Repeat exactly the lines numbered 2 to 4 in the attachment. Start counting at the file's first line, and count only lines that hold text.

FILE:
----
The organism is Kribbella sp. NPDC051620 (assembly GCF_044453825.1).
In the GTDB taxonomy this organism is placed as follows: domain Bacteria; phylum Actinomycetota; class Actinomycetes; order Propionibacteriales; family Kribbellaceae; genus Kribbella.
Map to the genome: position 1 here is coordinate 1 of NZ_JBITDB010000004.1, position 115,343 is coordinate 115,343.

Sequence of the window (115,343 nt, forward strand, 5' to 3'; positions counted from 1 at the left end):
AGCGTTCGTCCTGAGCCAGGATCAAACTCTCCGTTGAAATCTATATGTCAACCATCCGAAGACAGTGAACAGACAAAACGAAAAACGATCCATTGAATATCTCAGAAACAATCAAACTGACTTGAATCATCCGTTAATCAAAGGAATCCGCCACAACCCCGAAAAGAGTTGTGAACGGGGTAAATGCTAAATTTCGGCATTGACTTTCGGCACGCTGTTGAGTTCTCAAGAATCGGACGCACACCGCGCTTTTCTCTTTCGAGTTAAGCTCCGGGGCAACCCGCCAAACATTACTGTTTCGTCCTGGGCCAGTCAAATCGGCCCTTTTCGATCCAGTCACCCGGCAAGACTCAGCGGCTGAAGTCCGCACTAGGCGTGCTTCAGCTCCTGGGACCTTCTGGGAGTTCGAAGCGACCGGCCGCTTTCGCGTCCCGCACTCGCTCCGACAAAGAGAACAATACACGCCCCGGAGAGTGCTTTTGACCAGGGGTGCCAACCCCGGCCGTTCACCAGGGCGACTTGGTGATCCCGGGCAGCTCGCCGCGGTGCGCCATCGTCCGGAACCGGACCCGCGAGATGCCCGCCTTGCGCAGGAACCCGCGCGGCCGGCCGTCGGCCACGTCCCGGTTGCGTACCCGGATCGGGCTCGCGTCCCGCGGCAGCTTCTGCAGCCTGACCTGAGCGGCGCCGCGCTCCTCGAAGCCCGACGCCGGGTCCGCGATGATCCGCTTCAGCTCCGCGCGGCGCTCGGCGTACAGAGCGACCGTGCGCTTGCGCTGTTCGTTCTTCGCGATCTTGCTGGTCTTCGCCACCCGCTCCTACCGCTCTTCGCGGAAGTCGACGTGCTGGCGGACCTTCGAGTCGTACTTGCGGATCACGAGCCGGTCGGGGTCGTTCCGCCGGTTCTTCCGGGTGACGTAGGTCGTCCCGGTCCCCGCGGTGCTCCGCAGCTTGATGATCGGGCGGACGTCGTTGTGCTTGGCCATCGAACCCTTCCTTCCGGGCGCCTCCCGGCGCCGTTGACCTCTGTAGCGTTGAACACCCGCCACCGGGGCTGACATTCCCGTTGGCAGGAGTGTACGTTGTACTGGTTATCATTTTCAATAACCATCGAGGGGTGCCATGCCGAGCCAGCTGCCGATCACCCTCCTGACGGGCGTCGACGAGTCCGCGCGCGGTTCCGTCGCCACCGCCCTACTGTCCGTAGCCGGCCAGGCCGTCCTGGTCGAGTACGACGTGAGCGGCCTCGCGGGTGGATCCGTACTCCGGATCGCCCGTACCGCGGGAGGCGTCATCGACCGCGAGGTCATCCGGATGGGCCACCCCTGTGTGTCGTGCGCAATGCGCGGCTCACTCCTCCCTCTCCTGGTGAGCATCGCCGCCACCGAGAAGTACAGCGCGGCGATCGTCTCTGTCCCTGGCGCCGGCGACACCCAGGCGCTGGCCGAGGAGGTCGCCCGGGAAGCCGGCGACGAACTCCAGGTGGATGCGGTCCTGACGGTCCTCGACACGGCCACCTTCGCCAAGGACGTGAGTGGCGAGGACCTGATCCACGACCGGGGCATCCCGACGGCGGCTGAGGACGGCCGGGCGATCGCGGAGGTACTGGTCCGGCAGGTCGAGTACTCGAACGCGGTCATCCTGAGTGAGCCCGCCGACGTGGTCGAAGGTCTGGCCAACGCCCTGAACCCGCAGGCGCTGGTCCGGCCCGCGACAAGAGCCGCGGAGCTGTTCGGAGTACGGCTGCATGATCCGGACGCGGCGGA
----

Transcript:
In the GTDB taxonomy this organism is placed as follows: domain Bacteria; phylum Actinomycetota; class Actinomycetes; order Propionibacteriales; family Kribbellaceae; genus Kribbella.
Map to the genome: position 1 here is coordinate 1 of NZ_JBITDB010000004.1, position 115,343 is coordinate 115,343.

Sequence of the window (115,343 nt, forward strand, 5' to 3'; positions counted from 1 at the left end):